COLUMBIA, S.C. (AP) — South Carolina relies on electronic monitoring to keep track of hundreds of offenders after they are released from prison. Through the Department of Probation, Parole and Pardon Services, the state contracts with two different companies that use GPS technology to track offenders' movements and ensure they are complying with release conditions.
— THE LAW: All types of offenders in South Carolina are eligible for electronic ankle bracelets, but most are sex offenders. In 2006, the South Carolina Legislature passed the Sex Offender Accountability and Protection of Minors Act, which provides for lifetime GPS monitoring of offenders convicted of committing a sex offense against a minor. Based on the offense, the court may have discretion of imposing lifetime monitoring or such monitoring may be mandated.
— HOW MANY?: As of May 2013, South Carolina was tracking 616 offenders using GPS monitoring provided by one of two companies, Omnilink or Satellite Tracking of People. This figure has gone up 33 percent since January 2011, when there were 414 active offenders being tracked.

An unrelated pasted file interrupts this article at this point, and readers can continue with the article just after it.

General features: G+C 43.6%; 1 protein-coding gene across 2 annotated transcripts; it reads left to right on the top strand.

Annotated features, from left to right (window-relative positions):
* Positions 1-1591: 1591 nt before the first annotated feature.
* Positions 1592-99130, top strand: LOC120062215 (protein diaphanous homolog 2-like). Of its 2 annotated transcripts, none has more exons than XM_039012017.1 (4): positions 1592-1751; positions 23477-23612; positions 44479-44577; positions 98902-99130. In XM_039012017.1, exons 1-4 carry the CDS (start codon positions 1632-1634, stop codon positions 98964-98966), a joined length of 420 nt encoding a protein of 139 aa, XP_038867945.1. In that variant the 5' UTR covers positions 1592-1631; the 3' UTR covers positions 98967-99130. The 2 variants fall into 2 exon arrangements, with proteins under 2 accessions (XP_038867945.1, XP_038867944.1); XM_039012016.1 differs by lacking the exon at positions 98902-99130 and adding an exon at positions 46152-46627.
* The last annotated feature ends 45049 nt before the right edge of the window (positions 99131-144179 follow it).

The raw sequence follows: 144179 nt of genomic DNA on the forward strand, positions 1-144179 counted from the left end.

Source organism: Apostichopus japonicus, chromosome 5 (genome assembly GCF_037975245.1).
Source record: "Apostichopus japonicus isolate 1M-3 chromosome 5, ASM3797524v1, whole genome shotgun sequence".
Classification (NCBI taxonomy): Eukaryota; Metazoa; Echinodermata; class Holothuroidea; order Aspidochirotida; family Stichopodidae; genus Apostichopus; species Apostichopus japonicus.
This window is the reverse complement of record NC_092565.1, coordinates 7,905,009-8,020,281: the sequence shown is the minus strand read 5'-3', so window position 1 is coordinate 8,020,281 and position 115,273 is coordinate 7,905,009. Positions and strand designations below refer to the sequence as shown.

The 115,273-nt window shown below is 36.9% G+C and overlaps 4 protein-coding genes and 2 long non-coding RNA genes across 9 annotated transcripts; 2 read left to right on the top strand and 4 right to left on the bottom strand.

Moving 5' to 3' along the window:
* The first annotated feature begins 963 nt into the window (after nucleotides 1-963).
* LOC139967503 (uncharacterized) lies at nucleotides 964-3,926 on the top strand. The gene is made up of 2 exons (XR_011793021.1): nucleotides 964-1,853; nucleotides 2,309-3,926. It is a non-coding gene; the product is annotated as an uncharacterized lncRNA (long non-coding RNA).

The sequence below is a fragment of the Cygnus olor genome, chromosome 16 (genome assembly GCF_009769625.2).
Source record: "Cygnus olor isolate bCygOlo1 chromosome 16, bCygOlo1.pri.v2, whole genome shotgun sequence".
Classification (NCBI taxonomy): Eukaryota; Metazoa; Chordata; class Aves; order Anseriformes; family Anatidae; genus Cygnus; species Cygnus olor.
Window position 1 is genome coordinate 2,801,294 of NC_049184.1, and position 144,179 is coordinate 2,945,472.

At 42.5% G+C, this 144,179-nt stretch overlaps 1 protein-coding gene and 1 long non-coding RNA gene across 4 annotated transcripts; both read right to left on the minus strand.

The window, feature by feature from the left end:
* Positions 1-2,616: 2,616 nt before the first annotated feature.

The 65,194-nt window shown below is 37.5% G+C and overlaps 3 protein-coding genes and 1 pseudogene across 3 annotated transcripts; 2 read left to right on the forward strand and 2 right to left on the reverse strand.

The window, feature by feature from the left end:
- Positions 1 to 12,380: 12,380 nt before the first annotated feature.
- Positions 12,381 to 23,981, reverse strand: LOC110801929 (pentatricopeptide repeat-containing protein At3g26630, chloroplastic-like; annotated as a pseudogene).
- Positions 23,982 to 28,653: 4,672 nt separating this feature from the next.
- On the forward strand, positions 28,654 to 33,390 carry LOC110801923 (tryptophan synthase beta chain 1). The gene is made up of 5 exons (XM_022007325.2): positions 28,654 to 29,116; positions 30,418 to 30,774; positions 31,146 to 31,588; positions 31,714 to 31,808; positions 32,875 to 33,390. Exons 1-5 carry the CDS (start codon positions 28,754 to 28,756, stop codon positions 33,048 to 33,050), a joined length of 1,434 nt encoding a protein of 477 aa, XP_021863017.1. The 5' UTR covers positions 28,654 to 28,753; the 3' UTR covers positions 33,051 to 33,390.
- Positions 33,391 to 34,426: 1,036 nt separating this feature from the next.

— KEEPING UP: About 160 agents across South Carolina constantly monitor offenders' tracking devices and respond to any alerts or issues around-the-clock. On a given day, up to 30 of those agents are on call for duty. Most alerts are minor compliance or equipment problems, such as low battery power, and those are often handled by phone. When a violation is suspected, field agents do home visits — an average of more than 170 a month — to find the offender and figure out the source of the alert.
In addition to the Department of Probation, Parole and Pardon Services, other entities across the state also provide electronic monitoring of offenders, including county jails. This sampling included the state agency alone.
Source: South Carolina Department of Probation, Parole and Pardon Services